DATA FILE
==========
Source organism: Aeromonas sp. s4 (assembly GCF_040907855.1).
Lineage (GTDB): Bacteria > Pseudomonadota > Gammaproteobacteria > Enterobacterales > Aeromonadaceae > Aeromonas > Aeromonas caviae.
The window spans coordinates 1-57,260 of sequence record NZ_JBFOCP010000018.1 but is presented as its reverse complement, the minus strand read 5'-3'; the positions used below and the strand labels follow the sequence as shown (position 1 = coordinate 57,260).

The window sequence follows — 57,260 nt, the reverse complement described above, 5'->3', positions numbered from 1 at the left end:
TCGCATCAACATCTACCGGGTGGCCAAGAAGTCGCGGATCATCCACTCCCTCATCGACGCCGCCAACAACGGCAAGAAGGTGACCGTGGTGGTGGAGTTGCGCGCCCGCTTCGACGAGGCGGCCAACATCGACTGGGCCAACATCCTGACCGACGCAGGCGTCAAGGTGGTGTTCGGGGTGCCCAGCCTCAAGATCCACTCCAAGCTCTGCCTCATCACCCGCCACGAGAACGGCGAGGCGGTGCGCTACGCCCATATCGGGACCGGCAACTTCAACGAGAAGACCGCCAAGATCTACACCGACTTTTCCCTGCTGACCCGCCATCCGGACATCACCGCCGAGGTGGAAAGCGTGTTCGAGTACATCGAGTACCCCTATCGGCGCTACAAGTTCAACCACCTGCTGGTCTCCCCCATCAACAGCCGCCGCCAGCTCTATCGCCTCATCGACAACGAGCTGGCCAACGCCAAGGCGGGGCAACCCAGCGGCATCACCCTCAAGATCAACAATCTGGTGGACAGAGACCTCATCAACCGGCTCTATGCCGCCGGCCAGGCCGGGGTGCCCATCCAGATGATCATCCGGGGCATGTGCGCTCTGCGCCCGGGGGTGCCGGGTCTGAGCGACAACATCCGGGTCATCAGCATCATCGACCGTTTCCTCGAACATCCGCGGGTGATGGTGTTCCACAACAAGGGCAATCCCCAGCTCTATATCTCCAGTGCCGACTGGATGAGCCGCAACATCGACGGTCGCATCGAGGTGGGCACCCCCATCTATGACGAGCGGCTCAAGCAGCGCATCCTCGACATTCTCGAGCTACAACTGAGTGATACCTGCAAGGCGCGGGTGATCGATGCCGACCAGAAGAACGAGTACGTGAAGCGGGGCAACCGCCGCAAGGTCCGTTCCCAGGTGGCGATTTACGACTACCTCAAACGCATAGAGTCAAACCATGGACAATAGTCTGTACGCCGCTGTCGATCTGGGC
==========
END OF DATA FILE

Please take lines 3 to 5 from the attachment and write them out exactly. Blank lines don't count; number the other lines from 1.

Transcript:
The window spans coordinates 1-57,260 of sequence record NZ_JBFOCP010000018.1 but is presented as its reverse complement, the minus strand read 5'-3'; the positions used below and the strand labels follow the sequence as shown (position 1 = coordinate 57,260).

The window sequence follows — 57,260 nt, the reverse complement described above, 5'->3', positions numbered from 1 at the left end:
TCGCATCAACATCTACCGGGTGGCCAAGAAGTCGCGGATCATCCACTCCCTCATCGACGCCGCCAACAACGGCAAGAAGGTGACCGTGGTGGTGGAGTTGCGCGCCCGCTTCGACGAGGCGGCCAACATCGACTGGGCCAACATCCTGACCGACGCAGGCGTCAAGGTGGTGTTCGGGGTGCCCAGCCTCAAGATCCACTCCAAGCTCTGCCTCATCACCCGCCACGAGAACGGCGAGGCGGTGCGCTACGCCCATATCGGGACCGGCAACTTCAACGAGAAGACCGCCAAGATCTACACCGACTTTTCCCTGCTGACCCGCCATCCGGACATCACCGCCGAGGTGGAAAGCGTGTTCGAGTACATCGAGTACCCCTATCGGCGCTACAAGTTCAACCACCTGCTGGTCTCCCCCATCAACAGCCGCCGCCAGCTCTATCGCCTCATCGACAACGAGCTGGCCAACGCCAAGGCGGGGCAACCCAGCGGCATCACCCTCAAGATCAACAATCTGGTGGACAGAGACCTCATCAACCGGCTCTATGCCGCCGGCCAGGCCGGGGTGCCCATCCAGATGATCATCCGGGGCATGTGCGCTCTGCGCCCGGGGGTGCCGGGTCTGAGCGACAACATCCGGGTCATCAGCATCATCGACCGTTTCCTCGAACATCCGCGGGTGATGGTGTTCCACAACAAGGGCAATCCCCAGCTCTATATCTCCAGTGCCGACTGGATGAGCCGCAACATCGACGGTCGCATCGAGGTGGGCACCCCCATCTATGACGAGCGGCTCAAGCAGCGCATCCTCGACATTCTCGAGCTACAACTGAGTGATACCTGCAAGGCGCGGGTGATCGATGCCGACCAGAAGAACGAGTACGTGAAGCGGGGCAACCGCCGCAAGGTCCGTTCCCAGGTGGCGATTTACGACTACCTCAAACGCATAGAGTCAAACCATGGACAATAGTCTGTACGCCGCTGTCGATCTGGGC